Just about everybody hates taxes but all governments collect them; taxes provide the revenue needed to fund basic government operations and to advance political leaders' more ambitious social, economic and military objectives. The types of taxes governments impose, however, vary widely. In the United States, the federal and state governments collect a variety of income, property, sales, excise, and trade taxes.
But who should pay? And how much? What's fair? What's unfair? Those decisions are influenced by different tax philosophies. Some are based on the “ability to pay principle”; others are rooted in the “benefits received principle.” But regardless of type, taxes are usually judged on the basis of their effectiveness, efficiency, and fairness.
Why Should I Care?
Down with taxes! That’s part of our national heritage, of course. It’s one reason why we launched a Revolutionary War and declared independence from the world’s most powerful and prosperous empire back in 1776. We may have calmed down a little bit on the topic over the past couple hundred years—we generally no longer chase tax collectors through the streets and threaten to burn down their houses like we did before the American Revolution. But few kids today grow up dreaming of becoming tax collectors when they grow up. And letting the maître d’ know that you work for the Internal Revenue Service does not get you a table by the window at that hot new restaurant.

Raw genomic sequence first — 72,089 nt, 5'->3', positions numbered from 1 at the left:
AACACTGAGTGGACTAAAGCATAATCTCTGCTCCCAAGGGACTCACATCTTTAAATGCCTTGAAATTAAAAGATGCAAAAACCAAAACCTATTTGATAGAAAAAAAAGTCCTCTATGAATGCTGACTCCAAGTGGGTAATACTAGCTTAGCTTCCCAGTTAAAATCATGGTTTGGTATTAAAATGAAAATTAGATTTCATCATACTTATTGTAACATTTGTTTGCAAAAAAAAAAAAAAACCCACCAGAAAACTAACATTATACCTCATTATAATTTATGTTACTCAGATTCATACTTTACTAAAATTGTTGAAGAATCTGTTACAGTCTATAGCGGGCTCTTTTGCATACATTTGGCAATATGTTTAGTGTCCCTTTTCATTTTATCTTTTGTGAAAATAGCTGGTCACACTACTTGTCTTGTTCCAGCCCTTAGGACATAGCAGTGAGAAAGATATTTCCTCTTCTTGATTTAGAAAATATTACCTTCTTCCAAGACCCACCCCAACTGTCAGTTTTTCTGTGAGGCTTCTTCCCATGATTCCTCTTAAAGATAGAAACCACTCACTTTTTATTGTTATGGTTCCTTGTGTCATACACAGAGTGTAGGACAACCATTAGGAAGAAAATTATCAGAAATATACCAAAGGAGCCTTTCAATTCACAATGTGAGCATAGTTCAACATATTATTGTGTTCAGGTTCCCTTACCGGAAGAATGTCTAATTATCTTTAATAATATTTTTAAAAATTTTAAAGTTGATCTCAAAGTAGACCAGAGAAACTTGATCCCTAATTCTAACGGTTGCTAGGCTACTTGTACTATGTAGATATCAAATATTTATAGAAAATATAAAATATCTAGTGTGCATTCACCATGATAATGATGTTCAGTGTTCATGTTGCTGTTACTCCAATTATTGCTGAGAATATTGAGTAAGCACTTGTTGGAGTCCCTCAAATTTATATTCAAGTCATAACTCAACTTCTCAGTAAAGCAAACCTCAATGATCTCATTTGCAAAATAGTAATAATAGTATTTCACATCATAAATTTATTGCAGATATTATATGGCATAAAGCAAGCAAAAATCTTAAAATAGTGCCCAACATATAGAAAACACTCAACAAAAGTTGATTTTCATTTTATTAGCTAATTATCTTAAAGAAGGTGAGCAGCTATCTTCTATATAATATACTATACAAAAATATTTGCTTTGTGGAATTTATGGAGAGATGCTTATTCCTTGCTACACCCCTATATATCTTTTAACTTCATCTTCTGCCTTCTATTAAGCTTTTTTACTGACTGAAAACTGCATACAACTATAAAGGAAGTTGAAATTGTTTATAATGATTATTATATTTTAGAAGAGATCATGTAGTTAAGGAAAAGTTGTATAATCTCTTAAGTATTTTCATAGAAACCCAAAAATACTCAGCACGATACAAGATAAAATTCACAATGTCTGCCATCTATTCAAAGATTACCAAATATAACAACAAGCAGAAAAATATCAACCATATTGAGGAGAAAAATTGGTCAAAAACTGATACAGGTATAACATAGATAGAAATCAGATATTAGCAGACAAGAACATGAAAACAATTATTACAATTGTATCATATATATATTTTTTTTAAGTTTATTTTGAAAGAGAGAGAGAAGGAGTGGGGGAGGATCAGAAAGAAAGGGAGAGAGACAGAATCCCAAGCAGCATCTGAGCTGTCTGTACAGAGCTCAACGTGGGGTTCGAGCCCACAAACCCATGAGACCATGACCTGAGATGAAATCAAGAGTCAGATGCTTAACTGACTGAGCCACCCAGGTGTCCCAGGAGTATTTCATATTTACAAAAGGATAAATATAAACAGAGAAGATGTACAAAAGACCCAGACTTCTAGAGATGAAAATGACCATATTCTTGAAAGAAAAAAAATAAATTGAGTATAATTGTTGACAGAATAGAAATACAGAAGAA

But taxes, unpopular as they may be, are necessary. We may disagree about whom, what, and how much to tax, but we all know that governments must have some sort of income if they are to operate. Therefore exercising our patriotic obligation to complain about taxes can get a little complicated. If we want to be informed patriots, if we want to ensure that our anti-tax venom is spewed in the right direction, we need to know a few key things about what taxes really are and how they really work.